feature By: Terry Wieland | June, 22
Granted, it can be a challenge. Sometimes, a rifle has no markings to show even what caliber it is, never mind what cartridge it’s chambered for, and determining cartridge, bullet, powder and powder charge is a puzzling – and occasionally hair-raising – process.
Last December, I came across a rifle in an auction catalog that was identified only as a sporting rifle built on a Werndl action, with the name “Jos. Heinige” engraved on the barrel. It was obviously Austrian, but most likely Heinige was the retailer in Vienna, not the maker. The rifle was of such obviously superb quality that I couldn’t resist and managed to snag it for a reasonable amount.
At that point, I began a three-pronged investigation: Who made it, and for what purpose? What cartridge is it chambered for? How can I make some ammunition and get it shooting?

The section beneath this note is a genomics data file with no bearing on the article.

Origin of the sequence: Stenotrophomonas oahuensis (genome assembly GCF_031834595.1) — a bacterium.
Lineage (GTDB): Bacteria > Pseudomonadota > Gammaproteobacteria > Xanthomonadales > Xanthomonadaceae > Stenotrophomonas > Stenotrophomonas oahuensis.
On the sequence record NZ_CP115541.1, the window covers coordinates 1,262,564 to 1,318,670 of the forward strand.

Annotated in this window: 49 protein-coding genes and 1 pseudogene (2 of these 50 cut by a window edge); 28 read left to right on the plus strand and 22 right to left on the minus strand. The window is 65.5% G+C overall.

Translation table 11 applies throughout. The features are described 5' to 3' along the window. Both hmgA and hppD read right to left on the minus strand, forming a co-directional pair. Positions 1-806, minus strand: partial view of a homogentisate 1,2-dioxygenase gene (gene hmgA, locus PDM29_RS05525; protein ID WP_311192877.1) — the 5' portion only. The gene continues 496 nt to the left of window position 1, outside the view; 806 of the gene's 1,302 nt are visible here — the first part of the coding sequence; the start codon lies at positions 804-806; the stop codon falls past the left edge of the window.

The key to everything lay in the name “Werndl.”
Josef Werndl was an Austrian gunmaker and inventor who was born in 1831, apprenticed in Vienna, then traveled to the U.S., where he worked at both Colt and Remington, learning machine production. He then returned home.
In 1866, Austria-Hungary was defeated by Prussia at the Battle of Königgrätz. Part of the reason was the superiority of the Prussian Dreyse needle gun over the (excellent) Austrian Lorenz muzzleloader. Austria began looking for a breechloader to replace the Lorenz and had all but settled on the Remington rolling block when Josef Werndl offered a rifle of his own design with an ingen-ious rotating breechblock. This was chosen instead, and Werndl set up a company to produce it, which eventually evolved into Steyr-Mannlicher as we know it today.